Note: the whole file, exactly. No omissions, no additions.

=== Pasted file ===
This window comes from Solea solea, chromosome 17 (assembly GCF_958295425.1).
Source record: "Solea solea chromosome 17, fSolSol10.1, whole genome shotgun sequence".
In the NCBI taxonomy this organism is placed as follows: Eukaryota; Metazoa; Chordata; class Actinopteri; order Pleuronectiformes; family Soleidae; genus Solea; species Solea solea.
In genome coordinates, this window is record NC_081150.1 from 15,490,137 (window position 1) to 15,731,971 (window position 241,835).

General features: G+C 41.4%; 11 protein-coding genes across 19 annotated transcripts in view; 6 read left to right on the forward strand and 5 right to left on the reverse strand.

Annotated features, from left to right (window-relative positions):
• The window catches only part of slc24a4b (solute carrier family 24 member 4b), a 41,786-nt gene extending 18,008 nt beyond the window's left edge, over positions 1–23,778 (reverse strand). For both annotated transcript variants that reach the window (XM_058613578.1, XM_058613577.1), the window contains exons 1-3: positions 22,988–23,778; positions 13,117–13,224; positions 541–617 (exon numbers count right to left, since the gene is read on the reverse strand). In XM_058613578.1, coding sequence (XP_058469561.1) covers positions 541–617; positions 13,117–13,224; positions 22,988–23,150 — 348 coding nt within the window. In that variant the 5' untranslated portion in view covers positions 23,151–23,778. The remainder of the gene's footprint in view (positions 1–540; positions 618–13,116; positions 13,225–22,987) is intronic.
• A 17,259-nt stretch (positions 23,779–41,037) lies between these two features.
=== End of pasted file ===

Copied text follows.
This window comes from Solea solea, chromosome 17 (assembly GCF_958295425.1).
Source record: "Solea solea chromosome 17, fSolSol10.1, whole genome shotgun sequence".
In the NCBI taxonomy this organism is placed as follows: Eukaryota; Metazoa; Chordata; class Actinopteri; order Pleuronectiformes; family Soleidae; genus Solea; species Solea solea.
In genome coordinates, this window is record NC_081150.1 from 15,490,137 (window position 1) to 15,731,971 (window position 241,835).

General features: G+C 41.4%; 11 protein-coding genes across 19 annotated transcripts in view; 6 read left to right on the forward strand and 5 right to left on the reverse strand.

Annotated features, from left to right (window-relative positions):
• The window catches only part of slc24a4b (solute carrier family 24 member 4b), a 41,786-nt gene extending 18,008 nt beyond the window's left edge, over positions 1–23,778 (reverse strand). For both annotated transcript variants that reach the window (XM_058613578.1, XM_058613577.1), the window contains exons 1-3: positions 22,988–23,778; positions 13,117–13,224; positions 541–617 (exon numbers count right to left, since the gene is read on the reverse strand). In XM_058613578.1, coding sequence (XP_058469561.1) covers positions 541–617; positions 13,117–13,224; positions 22,988–23,150 — 348 coding nt within the window. In that variant the 5' untranslated portion in view covers positions 23,151–23,778. The remainder of the gene's footprint in view (positions 1–540; positions 618–13,116; positions 13,225–22,987) is intronic.
• A 17,259-nt stretch (positions 23,779–41,037) lies between these two features.